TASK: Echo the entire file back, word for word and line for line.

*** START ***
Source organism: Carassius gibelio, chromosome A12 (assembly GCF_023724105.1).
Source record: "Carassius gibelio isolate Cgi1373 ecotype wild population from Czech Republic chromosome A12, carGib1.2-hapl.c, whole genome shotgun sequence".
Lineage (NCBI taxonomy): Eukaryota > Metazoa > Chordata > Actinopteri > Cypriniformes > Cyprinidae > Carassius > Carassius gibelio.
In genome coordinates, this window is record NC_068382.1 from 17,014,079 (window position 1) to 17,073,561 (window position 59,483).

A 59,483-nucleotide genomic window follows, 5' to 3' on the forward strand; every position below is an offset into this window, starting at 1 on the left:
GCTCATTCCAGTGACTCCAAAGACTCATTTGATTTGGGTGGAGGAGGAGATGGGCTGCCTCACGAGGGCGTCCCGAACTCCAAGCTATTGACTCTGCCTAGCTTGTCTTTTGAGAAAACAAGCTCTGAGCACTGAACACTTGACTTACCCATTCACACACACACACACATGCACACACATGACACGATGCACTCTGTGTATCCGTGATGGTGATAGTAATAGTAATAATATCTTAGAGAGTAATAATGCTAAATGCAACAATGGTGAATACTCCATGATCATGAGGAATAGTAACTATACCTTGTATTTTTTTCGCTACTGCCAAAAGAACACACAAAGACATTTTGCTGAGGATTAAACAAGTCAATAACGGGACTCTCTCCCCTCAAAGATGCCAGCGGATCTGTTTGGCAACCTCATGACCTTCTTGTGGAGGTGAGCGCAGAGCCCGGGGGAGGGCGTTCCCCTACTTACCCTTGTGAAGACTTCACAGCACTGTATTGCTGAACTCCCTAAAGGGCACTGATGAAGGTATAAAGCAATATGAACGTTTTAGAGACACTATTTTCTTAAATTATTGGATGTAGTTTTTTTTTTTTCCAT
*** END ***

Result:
Source organism: Carassius gibelio, chromosome A12 (assembly GCF_023724105.1).
Source record: "Carassius gibelio isolate Cgi1373 ecotype wild population from Czech Republic chromosome A12, carGib1.2-hapl.c, whole genome shotgun sequence".
Lineage (NCBI taxonomy): Eukaryota > Metazoa > Chordata > Actinopteri > Cypriniformes > Cyprinidae > Carassius > Carassius gibelio.
In genome coordinates, this window is record NC_068382.1 from 17,014,079 (window position 1) to 17,073,561 (window position 59,483).

A 59,483-nucleotide genomic window follows, 5' to 3' on the forward strand; every position below is an offset into this window, starting at 1 on the left:
GCTCATTCCAGTGACTCCAAAGACTCATTTGATTTGGGTGGAGGAGGAGATGGGCTGCCTCACGAGGGCGTCCCGAACTCCAAGCTATTGACTCTGCCTAGCTTGTCTTTTGAGAAAACAAGCTCTGAGCACTGAACACTTGACTTACCCATTCACACACACACACACATGCACACACATGACACGATGCACTCTGTGTATCCGTGATGGTGATAGTAATAGTAATAATATCTTAGAGAGTAATAATGCTAAATGCAACAATGGTGAATACTCCATGATCATGAGGAATAGTAACTATACCTTGTATTTTTTTCGCTACTGCCAAAAGAACACACAAAGACATTTTGCTGAGGATTAAACAAGTCAATAACGGGACTCTCTCCCCTCAAAGATGCCAGCGGATCTGTTTGGCAACCTCATGACCTTCTTGTGGAGGTGAGCGCAGAGCCCGGGGGAGGGCGTTCCCCTACTTACCCTTGTGAAGACTTCACAGCACTGTATTGCTGAACTCCCTAAAGGGCACTGATGAAGGTATAAAGCAATATGAACGTTTTAGAGACACTATTTTCTTAAATTATTGGATGTAGTTTTTTTTTTTTCCAT